http://searcharchives.vancouver.ca/milwaukee-road-rly-flat-car-loaded-with-tank;rad


Tom Madden


Re: Barriger Photo Collection

Tony Thompson
 

Tim O'Connor wrote:

 
Tony, any digital image posted anywhere that can be found with web browsers or searches exists in a thousand different copies almost instantly . . .

      Tim, read what I said. I agree with Brian (and you) on the practical side. BUT I don't think any of us should confuse that with the legal side. Sure, probably most kinds of re-use would never be caught, and if caught, might not result in much of a problem. But do you really wanna find out? I sure don't want anyone reading this list to think that re-use is unhindered and unrestricted. Of course readers can make their own decisions about what they want to do, just be aware of the rules.

Tony Thompson             Editor, Signature Press, Berkeley, CA
2906 Forest Ave., Berkeley, CA 94705         www.signaturepress.com
(510) 540-6538; fax, (510) 540-1937; e-mail, tony@...
Publishers of books on railroad history





Re: Barriger Photo Collection

Tim O'Connor
 

You may be right in a practical sense, Brian, but legally you are far out to sea. "Downloadable" did not and does not mean "public domain." Rights have to be granted. I don't recommend anyone challenging these rules.
Tony Thompson


Tony, any digital image posted anywhere that can be found with web browsers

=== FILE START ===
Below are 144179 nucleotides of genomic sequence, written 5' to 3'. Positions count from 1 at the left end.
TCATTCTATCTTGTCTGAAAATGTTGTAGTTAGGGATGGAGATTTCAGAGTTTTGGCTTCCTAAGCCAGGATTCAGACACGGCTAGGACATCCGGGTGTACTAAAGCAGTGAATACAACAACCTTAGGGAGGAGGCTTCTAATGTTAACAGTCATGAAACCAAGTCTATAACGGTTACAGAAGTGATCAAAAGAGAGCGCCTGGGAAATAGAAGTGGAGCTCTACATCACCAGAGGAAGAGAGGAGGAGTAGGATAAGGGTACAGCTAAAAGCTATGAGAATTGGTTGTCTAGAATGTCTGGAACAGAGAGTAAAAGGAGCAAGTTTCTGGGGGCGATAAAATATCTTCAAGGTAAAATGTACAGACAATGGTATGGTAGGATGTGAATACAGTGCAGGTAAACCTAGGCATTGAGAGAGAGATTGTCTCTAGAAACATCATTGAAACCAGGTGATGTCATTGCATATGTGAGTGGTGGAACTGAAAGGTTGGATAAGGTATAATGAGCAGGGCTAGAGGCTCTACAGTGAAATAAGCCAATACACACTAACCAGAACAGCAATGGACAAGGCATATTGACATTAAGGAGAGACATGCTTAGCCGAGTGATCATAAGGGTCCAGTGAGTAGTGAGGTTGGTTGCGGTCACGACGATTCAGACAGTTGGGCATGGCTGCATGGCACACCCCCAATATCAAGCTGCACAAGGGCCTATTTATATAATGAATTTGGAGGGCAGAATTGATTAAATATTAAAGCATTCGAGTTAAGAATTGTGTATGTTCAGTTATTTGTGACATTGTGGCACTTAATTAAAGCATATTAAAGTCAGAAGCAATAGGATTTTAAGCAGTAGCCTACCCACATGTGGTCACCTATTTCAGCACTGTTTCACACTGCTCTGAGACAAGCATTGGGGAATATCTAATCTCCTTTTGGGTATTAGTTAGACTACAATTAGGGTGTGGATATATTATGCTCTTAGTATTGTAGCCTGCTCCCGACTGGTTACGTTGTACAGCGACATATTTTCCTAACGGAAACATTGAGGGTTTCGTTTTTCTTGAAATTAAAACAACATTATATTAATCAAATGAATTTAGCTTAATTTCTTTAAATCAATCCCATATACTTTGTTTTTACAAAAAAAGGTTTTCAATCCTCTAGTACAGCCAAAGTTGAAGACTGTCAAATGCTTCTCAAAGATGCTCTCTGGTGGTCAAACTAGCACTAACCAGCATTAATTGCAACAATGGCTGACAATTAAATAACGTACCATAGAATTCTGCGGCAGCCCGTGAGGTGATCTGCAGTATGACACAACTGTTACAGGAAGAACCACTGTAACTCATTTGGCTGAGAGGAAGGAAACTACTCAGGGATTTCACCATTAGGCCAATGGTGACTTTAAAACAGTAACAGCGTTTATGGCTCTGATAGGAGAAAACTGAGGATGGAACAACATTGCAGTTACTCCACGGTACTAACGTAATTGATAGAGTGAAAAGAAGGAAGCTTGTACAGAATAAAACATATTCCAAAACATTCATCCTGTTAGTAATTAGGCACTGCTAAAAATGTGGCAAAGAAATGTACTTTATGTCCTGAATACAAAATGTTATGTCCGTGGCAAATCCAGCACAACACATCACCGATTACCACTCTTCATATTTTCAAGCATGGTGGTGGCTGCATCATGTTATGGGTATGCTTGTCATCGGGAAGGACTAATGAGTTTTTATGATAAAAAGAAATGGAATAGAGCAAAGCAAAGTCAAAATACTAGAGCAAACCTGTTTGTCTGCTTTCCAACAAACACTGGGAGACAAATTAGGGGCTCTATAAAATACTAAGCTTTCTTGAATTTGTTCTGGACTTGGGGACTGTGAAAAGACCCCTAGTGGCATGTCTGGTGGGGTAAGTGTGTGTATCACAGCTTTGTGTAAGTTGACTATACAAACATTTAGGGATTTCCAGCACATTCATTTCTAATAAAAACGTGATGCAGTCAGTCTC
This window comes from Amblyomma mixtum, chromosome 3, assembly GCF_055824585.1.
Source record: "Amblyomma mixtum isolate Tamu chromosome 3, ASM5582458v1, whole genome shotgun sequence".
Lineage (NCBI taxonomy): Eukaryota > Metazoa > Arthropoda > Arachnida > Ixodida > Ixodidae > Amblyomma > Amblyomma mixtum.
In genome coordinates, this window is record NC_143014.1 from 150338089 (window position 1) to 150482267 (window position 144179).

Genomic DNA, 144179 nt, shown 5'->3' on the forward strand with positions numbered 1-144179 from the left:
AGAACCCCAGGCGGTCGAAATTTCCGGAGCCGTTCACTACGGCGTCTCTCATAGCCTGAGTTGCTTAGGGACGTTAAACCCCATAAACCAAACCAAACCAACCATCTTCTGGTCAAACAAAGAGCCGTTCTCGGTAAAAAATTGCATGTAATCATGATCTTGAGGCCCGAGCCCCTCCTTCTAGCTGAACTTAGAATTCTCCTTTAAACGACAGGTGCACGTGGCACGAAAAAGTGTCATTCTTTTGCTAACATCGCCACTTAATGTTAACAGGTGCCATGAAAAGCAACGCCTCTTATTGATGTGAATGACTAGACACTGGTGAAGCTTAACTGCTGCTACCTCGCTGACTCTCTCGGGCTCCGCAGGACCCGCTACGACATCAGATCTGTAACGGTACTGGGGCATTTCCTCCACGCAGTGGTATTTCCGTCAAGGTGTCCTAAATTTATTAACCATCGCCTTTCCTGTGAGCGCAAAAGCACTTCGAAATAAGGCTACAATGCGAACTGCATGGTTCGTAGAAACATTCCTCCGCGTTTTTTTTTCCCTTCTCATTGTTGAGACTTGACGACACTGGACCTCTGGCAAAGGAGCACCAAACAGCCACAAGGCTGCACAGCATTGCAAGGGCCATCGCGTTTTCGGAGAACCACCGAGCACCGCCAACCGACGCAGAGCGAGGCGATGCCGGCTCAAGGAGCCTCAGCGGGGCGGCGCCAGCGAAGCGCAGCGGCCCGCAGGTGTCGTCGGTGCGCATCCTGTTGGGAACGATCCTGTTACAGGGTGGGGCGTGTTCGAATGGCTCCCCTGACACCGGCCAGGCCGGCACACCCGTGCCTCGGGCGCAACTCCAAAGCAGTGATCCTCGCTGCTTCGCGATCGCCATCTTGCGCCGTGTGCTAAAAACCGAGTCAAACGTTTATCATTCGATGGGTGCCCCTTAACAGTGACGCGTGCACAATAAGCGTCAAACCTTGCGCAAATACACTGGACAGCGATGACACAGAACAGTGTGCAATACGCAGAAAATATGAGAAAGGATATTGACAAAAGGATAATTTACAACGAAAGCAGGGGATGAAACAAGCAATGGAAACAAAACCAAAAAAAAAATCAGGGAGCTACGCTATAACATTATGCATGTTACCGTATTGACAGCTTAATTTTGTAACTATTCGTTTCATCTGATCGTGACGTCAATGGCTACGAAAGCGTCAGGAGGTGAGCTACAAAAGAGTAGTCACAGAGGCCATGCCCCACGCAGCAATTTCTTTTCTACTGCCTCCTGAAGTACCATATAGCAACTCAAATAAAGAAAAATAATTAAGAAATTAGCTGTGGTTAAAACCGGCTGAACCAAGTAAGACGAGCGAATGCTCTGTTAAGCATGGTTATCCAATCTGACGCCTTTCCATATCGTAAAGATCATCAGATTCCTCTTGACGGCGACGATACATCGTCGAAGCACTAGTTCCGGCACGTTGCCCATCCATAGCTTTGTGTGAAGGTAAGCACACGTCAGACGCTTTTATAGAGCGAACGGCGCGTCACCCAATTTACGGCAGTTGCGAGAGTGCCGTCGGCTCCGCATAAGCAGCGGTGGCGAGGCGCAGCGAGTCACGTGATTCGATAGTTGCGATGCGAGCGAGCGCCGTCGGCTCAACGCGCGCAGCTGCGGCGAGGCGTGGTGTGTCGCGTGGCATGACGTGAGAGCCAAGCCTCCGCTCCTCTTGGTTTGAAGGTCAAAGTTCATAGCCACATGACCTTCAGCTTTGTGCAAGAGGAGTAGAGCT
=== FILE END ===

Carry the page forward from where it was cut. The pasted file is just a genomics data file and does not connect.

or searches exists in a thousand different copies almost instantly. These silly
Flickr features that fool people into thinking their pictures are copy protected
are simply taking advantage of their customer's ignorance. Kids were fooled into
thinking that "Snapchat" actually prevented pictures from being downloaded! If
you can see it on your screen, it has ALREADY BEEN COPIED -- the COPY exists on
your computer or other device. All anyone needs to know is how to grab the copy
and post it somewhere else. Yes, you can get a wrist slap or have your post taken
down from a web site, if the original owner complains, and can prove ownership.
But so what? There are literally thousands of photo sharing websites, most of
them easily accessible from anywhere on the planet, but NOT accessible to US
copyright laws. Some of the best US railroad photos can be found on Russian web
sites, for example http://photo.qip.ru/users/calif2000/3851637/90738601/#mainImageLink

It is what it is... Myself, I share my own pictures from my Dad's camera and mine
freely. People still collect good slides and negatives, and pay good money for them
on Ebay. I buy them too. Not to share, but because I want really hi-res versions for
myself. But more often than not, there are lo-res versions already out there of these
same slides, that can be easily found with a Google Image search.

Tim O'Connor


Re: one of N&W's battleship gons on the New Haven

Don <riverman_vt@...>
 

--- In STMFC@yahoogroups.com, "Bruce F. Smith" <smithbf@...> wrote:

Claus,

Looks to be an N&W coal train. The car in the foreground is an N&W HPb class hopper. I note the ghosted image of a steam loco on the scan... perhaps a double exposure or perhaps a double scan <G>.


BUT.....it could still be on the New Haven as the N&W was the primary mover of coal that supplied a power plant near Providence years ago. The Northrup Ave. Yard would receive what was really an early unit train of N&W cars carrying coal and they would be delivered a few at a time to the power plant. Noted New Haven
modeler Bill Aldrich and I were speaking about this earlier today
after I found a photo of an N&W hopper in the upper Connecticut